Unfortunately, I was soon reminded that women can’t take ‘getting a bit of exercise’ for granted, just like there are a lot of things we can’t take for granted. I had not yet taken ten steps outside the station when I got an unpleasant feeling in my underbelly. I slightly turned down my music and looked at the tram stop once again. Maybe I should take a tram, after all?
I decided to keep walking, but constantly found myself looking over my shoulder, scared. Sometimes I would start to walk faster, only to stop doing so because I felt it was unfair that I should walk faster. I felt it was unfair that male pedestrians around me could stroll at leisure, while women like me were forced to run.
I stared at the ground when a man in a car asked me where I was going. I crossed the street when a man on a bicycle kept following me, asking me where I was from. Once I got home, I slammed the door shut, full of anger. I was mad because the twenty minutes I should have had to myself had been spoilt by dirty looks, annoying catcalls and guys following me. I was livid because I had been unable to take a short walk without getting hassled, even though I was wearing a full-length coat – a coat that doesn’t show off my figure, so as to allow me to be safer when I walk outside. But at the same time, I was relieved to be home again, and thus also very sad, because such evening walks aren’t the only thing women like myself must be concerned about.
There is ample evidence that the position of women is terrible. In the Netherlands, every ten days a woman dies due to ‘domestic’ violence. Women are not being taken seriously when they tell the police they are getting stalked, medical researchers seem to forget that women exist, and the practice of slut-shaming continues unabated. Women are getting hassled at abortion clinics and women aren’t being taken seriously by general practitioners. We can’t just walk home on an evening without being assaulted verbally and physically. None of this is new, but it is becoming increasingly unbearable.
I know that the men around me are increasingly doing their best to stand up for our rights. They have become more aware of their own behaviour. They will sometimes cross the street to make a woman feel safer in the street. They will call their friends to account when they engage in unacceptable behaviour. They don’t wait for women to teach them things, but actively seek to find information themselves.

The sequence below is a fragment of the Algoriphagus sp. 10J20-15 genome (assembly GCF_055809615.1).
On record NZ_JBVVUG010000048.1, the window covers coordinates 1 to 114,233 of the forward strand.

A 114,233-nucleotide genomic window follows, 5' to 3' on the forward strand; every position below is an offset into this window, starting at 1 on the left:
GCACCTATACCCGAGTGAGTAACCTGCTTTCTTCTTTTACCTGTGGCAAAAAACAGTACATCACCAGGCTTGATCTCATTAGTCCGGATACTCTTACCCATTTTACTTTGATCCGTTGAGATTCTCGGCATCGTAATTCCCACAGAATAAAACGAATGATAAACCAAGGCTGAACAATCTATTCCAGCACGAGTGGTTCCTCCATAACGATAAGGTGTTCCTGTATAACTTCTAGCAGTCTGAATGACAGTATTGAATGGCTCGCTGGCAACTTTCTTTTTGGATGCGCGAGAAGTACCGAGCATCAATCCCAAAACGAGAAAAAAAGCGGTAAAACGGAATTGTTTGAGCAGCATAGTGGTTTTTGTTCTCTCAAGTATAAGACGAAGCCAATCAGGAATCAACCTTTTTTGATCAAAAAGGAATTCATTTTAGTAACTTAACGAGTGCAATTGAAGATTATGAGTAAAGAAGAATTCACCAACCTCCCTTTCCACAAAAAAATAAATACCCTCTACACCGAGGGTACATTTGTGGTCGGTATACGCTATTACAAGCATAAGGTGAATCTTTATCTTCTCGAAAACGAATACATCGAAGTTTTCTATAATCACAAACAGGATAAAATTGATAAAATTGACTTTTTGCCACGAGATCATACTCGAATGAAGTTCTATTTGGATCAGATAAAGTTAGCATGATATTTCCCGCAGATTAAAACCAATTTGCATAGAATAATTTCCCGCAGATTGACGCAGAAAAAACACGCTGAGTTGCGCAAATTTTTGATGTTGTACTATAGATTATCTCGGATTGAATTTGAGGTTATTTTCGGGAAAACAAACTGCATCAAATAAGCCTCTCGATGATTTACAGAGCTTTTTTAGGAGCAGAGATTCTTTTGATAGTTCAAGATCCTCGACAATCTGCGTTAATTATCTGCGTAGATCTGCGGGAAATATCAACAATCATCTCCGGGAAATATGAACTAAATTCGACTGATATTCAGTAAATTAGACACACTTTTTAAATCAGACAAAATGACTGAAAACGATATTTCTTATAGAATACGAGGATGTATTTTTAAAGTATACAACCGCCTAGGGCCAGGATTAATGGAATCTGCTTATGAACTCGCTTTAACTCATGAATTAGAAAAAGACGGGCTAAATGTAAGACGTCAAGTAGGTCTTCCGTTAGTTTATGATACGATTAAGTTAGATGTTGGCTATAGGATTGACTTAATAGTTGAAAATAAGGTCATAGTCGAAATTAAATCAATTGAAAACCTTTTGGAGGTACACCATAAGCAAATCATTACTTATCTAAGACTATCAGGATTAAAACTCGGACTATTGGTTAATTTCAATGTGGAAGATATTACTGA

But more needs to be done, and many of the things that need doing are politicians’ responsibility. Cisgender males, who hold 69 percent of seats on municipal councils, have the opportunity (and therefore the duty) to bring about a change for the better. Political parties, which are often led by men, have the opportunity (and therefore the responsibility) to give up their seats to women and women’s interests. Feminists have the responsibility to fight for all women, without excluding any due to their gender, religious beliefs or sexual orientation.
Maybe it’s because of my name , but the intersectional feminist in me is madder than ever. We are all out of patience. Things can’t go on this way, so we’re demanding that things change. We shouldn’t have to wait for the next International Women’s Day (which was just two days ago), nor for the next scandal involving harassment. Today should be the day we discuss this, and this should be the moment for men to show their solidarity. When we say, ‘educate your sons’, we mean ‘teach them every day’ and ‘start teaching them at a young age’. And we’re not just calling on mothers to do so, but fathers. Neighbours. Teachers and lecturers. Managers. Friends. Every day, until we are genuinely equal and I will be able to enjoy a wonderful city by night on my own.